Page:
The Orange Box Review - The Next Level

Game Profile

Xbox 360
Release date:
October 10th, 2007
1 (1 - 16)
First-Person Shooter

The Orange Box

One big collection of Valve value for discerning gamers.

Review by Aaron Drewniak (Email)
November 19th 2007

Valve had an odd situation where they had three products to push (HL2: Episode 2, Portal, and Team Fortress 2), but none had enough content to be considered a full fledged game. They could have released them all as budget titles, but with the lower limit of $40 on the 360, sales would have been dismal. So instead they packed them up, and shoved it Half-life 2 and HL2: Episode 1 to form this big box of citrus gaming.

While we're talking about very different products, they all share the same customizable controls, save anywhere options (save for TF2), and the best achievement system ever seen in a 360 game. Not only can you easily track your achievements from the game menu, incremental progress is also tagged, so you can know just how far along you are for that "find all the lambdas" goal. The only minor problem is the loading going from the main menu to a game's sub-menu, which like the in-game loading, feels un-optimized after the seamlessness of the Halo series.

Team Fortress 2 has been ten years in the making, and all that time has resulted in the most polished game I have ever experienced.

Half-life 2 is a game you've probably already played, but it controls fairly well here (the vehicle controls are a little iffy), and is still a pretty great game that has an awful habit of repeating the same idea far too many times, like the vehicle sections that are about five times longer than they really should be. Artificial barriers in the levels and a story that seems to vanish at points are hard to accept after more polished experiences, but overall it's still a good ride with visuals that hover somewhere between Xbox and Xbox 360, with the fantastic surroundings suffering from low poly character models, though you'd be hard pressed to find a game with better facial animation.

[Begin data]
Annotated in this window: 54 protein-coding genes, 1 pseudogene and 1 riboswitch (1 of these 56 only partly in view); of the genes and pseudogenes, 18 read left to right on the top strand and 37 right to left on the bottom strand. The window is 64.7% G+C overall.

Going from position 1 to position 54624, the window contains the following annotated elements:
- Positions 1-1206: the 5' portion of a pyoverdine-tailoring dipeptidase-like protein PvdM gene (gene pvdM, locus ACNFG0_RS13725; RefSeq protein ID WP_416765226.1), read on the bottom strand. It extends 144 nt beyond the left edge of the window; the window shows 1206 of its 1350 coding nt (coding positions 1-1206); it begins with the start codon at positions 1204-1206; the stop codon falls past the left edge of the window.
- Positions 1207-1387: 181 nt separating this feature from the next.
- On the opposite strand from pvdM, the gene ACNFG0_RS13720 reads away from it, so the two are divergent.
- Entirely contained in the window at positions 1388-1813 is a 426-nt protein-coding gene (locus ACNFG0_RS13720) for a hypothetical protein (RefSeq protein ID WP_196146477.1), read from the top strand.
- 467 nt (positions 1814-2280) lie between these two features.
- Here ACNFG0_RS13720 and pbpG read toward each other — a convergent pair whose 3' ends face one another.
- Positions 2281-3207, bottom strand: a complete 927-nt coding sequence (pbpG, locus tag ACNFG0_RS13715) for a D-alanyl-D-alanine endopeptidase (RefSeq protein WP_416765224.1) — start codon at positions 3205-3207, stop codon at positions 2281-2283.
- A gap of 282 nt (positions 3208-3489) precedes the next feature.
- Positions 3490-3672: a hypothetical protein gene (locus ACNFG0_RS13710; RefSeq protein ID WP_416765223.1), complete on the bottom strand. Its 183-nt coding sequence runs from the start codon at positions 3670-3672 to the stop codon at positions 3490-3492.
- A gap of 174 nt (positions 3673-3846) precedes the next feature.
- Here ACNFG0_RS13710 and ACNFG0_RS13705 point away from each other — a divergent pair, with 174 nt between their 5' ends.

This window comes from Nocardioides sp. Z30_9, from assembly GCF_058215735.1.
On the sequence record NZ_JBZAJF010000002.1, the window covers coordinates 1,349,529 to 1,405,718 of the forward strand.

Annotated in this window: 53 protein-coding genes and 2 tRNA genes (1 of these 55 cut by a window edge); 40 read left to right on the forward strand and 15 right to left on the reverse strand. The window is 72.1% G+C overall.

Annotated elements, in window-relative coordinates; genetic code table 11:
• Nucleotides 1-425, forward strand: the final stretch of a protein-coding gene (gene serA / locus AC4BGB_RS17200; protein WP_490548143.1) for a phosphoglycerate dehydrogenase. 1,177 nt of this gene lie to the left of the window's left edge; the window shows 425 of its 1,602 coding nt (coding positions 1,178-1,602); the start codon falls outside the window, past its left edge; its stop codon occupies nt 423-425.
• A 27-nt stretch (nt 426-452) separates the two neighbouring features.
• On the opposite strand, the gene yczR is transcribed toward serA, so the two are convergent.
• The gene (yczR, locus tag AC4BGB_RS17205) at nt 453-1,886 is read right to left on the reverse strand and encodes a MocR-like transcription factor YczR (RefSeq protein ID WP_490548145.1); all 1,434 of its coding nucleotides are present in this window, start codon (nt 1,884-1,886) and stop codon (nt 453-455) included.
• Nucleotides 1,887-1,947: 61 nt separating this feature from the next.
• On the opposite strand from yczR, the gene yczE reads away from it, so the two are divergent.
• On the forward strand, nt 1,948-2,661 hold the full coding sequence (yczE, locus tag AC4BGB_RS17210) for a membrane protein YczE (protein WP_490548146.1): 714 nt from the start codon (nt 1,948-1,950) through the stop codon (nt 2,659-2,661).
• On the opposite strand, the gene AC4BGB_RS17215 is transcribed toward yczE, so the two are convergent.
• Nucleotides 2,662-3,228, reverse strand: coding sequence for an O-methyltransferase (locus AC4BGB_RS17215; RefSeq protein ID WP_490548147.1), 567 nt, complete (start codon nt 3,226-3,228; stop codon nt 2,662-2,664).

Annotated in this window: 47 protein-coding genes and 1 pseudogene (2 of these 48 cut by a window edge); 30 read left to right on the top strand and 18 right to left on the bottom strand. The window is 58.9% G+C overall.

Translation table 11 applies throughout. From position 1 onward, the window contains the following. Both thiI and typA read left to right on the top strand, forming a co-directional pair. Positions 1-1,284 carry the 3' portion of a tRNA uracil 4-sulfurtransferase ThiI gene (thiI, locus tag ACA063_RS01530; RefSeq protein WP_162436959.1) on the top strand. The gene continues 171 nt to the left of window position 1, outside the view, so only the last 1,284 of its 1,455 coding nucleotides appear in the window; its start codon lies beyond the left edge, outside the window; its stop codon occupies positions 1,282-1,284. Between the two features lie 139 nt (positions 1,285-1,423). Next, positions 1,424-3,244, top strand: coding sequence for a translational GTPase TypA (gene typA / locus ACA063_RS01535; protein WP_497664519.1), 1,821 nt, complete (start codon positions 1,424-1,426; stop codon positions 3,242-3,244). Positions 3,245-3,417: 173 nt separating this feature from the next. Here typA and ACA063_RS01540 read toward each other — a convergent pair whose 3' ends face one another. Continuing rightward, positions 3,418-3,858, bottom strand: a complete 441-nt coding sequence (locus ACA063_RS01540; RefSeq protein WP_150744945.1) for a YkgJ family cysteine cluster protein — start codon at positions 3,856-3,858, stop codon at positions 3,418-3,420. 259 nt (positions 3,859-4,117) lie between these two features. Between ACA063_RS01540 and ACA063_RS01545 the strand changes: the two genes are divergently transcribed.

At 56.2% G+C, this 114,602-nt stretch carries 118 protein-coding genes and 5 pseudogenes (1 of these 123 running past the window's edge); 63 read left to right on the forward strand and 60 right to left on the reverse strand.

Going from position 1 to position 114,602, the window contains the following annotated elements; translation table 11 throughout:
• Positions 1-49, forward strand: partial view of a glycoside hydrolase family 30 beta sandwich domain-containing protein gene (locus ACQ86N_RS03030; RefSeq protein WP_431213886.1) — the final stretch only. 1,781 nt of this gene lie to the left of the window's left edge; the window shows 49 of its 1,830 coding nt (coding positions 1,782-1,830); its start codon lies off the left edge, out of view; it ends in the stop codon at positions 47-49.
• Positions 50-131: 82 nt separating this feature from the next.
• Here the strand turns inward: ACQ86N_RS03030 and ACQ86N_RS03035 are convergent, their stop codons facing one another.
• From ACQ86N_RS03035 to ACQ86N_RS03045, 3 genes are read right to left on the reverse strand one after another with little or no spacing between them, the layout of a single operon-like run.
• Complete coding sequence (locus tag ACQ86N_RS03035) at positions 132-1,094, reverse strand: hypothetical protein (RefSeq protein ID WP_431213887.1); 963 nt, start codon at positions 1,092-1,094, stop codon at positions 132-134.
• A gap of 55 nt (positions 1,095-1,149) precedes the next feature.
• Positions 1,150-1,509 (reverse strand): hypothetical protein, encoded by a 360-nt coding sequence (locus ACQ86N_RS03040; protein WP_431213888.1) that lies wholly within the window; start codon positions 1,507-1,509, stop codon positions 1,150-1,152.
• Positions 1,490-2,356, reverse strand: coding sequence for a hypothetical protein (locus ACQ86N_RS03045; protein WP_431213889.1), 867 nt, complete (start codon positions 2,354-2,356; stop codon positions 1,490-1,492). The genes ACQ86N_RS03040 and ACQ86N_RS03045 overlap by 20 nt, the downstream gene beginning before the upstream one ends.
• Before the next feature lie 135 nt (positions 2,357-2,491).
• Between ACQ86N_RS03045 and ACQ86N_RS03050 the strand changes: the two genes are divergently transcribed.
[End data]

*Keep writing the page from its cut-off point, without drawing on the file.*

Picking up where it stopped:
HL2: Episode 1 is visually about the same, but thanks to its shorter length, the game is more tightly focused and more closely tied to a compelling story. This is aided by the near constant presence of Alyx, making small talk as she helps guide you on your way, and also covers your ass in trouble spots. Having her take the scope of a sniper rifle as you clear the way has to be one of the most memorable sequences of the entire series. Like it's predecessor, it also suffers from driving a good idea into the ground. Covering an ant lion nest with a car was pretty keen the first time, but after doing it over for the ninth time it was definitely growing a little stale.

HL2: Episode 2 continues the story and basic feel of the series with a minor bump in visuals and a stronger emphasis on heavy gunplay. It hovers between repeating all the ideas that have appeared in Half-life 2 before, from building bridges with the gravity gun to incredibly slow moving elevators, to some of the best set pieces the series has ever seen. The areas vary from the same leading by the nose as the rest of the series to wide open vistas, and the end battle needs to be seen to be believed. Story wise, it still leaves you wanting for the promised conclusion of Episode 3.

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